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Problem with blending particles

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It looks like you're using z-buffering which works fine for opaque- but not for transparent geometry.

You should do the following:
1) Render all non-transparent geometry with enabled z-buffer
2) Disable z-write but keep z-testing enabled
3) Render all transparent geometry
4) Enable z-write again

This should do the trick in most cases. (Note that because z-write is disabled, the transparent objects won't necessarily be rendered in the right order. Sometimes this can be a problem and you'll have to manually sort your transparent geometry back to front.)

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Here's a pretty good page on the issue: http://www.sjbaker.org/steve/omniv/alpha_sorting.html and it also suggests a good OpenGL-specific solution.

Explanation:
Most 3d applications use a z-buffer to ensure that objects that are closer the camera actually are drawn in front of objects that are further away. Rather than actually sorting the geometry back to front, a very cool trick is used:
Whenever a pixel is to be drawn, the depth of that pixel is determined and compared to what's called the z-buffer. The z-buffer is basically an image the size of the frame buffer. However, rather than storing color information it will store the depth of each pixel. This way, when drawing a pixel, you can do a very simple test to see if the pixel you're about to draw is closer to the camera than the one that's (probably) already been drawn at the same position. If the pixel is visible, the corresponding z-value is written to the z-buffer (z-write) and the color is written to the frame buffer. This works really well for opaque geometry because pixel that are closer to the camera will nicely occlude any pixels that are further away. However, it fails pretty badly for transparent pixels. Here's the thing: if a transparent object is drawn very early on and an opaque object which should be behind the transparent object is to be drawn later, that object will fail the z-test. That's because the z-buffer doesn't take transparency into acount and therefore doesn't know that it should actually be drawing the object.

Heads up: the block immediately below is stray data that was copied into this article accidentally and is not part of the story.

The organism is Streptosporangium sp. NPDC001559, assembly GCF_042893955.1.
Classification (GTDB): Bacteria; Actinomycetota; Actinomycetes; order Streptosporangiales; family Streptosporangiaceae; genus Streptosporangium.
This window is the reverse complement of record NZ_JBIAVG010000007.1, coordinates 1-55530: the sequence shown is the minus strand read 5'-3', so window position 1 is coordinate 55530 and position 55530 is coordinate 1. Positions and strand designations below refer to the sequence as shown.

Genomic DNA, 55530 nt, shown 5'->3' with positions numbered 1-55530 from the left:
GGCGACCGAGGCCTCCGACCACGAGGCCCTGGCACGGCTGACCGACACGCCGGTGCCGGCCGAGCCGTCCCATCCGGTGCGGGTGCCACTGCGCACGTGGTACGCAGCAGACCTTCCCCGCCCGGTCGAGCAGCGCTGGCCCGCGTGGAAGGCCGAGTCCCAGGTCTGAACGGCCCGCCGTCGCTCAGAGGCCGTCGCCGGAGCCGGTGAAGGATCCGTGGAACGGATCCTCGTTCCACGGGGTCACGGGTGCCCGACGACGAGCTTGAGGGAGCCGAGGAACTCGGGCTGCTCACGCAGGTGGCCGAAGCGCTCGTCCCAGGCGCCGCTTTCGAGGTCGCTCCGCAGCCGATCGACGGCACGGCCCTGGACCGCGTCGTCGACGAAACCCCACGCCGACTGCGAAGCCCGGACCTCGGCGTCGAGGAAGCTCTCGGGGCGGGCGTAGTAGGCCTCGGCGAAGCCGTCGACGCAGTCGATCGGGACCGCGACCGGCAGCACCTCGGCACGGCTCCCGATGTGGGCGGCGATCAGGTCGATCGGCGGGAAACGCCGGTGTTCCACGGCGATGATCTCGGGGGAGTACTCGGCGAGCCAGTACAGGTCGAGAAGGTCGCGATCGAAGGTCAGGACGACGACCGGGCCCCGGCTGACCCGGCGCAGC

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Oh.... that seemed pretty complicated for what I wanted to do. I think if there's no easier solution than that, I'll just replace my particle texture with a solid circle or something instead. Thanks anyway.

By the way, I noticed that doing glDepthFunc(GL_ALWAYS) before drawing the particles seemed to remove the black box around the texture. It still doesn't look right though, because when viewed top-down there is 100% blending making the smoke full white bright instead.

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I'm also going to ask what kind of blending are you doing? The circumstances you are using seem somewhat misleading. By that I mean it could be a depth issue but it also could be a blending issue where the image wasn't created correctly. Your "smoke" looks light so I'm guessing you are going for an Add Blended look?

There are basically 2 kinds of particals. Add Blended and Alpha blended. Add blended works well for lights and flames but not much else. They are easy to make art wise because only what you want tends to show up. For things like smoke you have to turn to alpha blending which requires a proper alpha channel which often gets forgoten about. It tends to also fry some people's brains because key programs like Photoshop and the Gimp won't create a correct alpha channel without you telling it to. You cant just click on save as 32-bit image and get a working alpha channel. You have to manualy go in to the alpha channel and get your hands dirty. Which can be irritating if your not a hard core photoshopper.

FYI PNG doen't support alpha channels.

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In fact, PNG includes alpha information (only the PNG-32 format, not palleted PNG-8, if I recall correctly)

The easiest alpha support I've used is the one in Paint.NET. All images have translucency, and is saved if you use a format that supports alpha (PNG-32, TGA)

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Quote:
Original post by Ioachim Berselius
In fact, PNG includes alpha information (only the PNG-32 format, not palleted PNG-8, if I recall correctly)

The easiest alpha support I've used is the one in Paint.NET. All images have translucency, and is saved if you use a format that supports alpha (PNG-32, TGA)


I didn't think it did. I tried to get Photoshop to save a 32-bit PNG but it tossed my alpha channel away.

I like the TGA files myself. The support all the importaint goodies and provides some simple compression which can cut a lot disk space on the right images.

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